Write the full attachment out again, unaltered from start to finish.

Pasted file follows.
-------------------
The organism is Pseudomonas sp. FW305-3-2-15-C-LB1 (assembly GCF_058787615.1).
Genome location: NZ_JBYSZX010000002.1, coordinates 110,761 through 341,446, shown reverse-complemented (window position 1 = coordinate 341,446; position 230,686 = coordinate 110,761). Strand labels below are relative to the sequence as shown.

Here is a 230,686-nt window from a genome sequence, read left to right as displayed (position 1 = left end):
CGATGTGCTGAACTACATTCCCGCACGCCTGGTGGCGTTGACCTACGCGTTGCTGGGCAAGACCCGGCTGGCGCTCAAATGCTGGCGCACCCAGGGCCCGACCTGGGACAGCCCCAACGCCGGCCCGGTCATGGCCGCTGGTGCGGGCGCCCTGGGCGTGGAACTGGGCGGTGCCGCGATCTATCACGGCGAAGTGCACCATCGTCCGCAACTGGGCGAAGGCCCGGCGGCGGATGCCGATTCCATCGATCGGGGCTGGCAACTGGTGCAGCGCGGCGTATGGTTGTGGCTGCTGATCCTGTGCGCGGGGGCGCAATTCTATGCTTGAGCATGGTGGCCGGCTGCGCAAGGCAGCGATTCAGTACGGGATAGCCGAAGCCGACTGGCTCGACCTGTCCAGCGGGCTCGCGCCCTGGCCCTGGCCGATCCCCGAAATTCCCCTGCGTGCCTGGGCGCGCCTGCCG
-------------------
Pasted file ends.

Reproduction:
The organism is Pseudomonas sp. FW305-3-2-15-C-LB1 (assembly GCF_058787615.1).
Genome location: NZ_JBYSZX010000002.1, coordinates 110,761 through 341,446, shown reverse-complemented (window position 1 = coordinate 341,446; position 230,686 = coordinate 110,761). Strand labels below are relative to the sequence as shown.

Here is a 230,686-nt window from a genome sequence, read left to right as displayed (position 1 = left end):
CGATGTGCTGAACTACATTCCCGCACGCCTGGTGGCGTTGACCTACGCGTTGCTGGGCAAGACCCGGCTGGCGCTCAAATGCTGGCGCACCCAGGGCCCGACCTGGGACAGCCCCAACGCCGGCCCGGTCATGGCCGCTGGTGCGGGCGCCCTGGGCGTGGAACTGGGCGGTGCCGCGATCTATCACGGCGAAGTGCACCATCGTCCGCAACTGGGCGAAGGCCCGGCGGCGGATGCCGATTCCATCGATCGGGGCTGGCAACTGGTGCAGCGCGGCGTATGGTTGTGGCTGCTGATCCTGTGCGCGGGGGCGCAATTCTATGCTTGAGCATGGTGGCCGGCTGCGCAAGGCAGCGATTCAGTACGGGATAGCCGAAGCCGACTGGCTCGACCTGTCCAGCGGGCTCGCGCCCTGGCCCTGGCCGATCCCCGAAATTCCCCTGCGTGCCTGGGCGCGCCTGCCG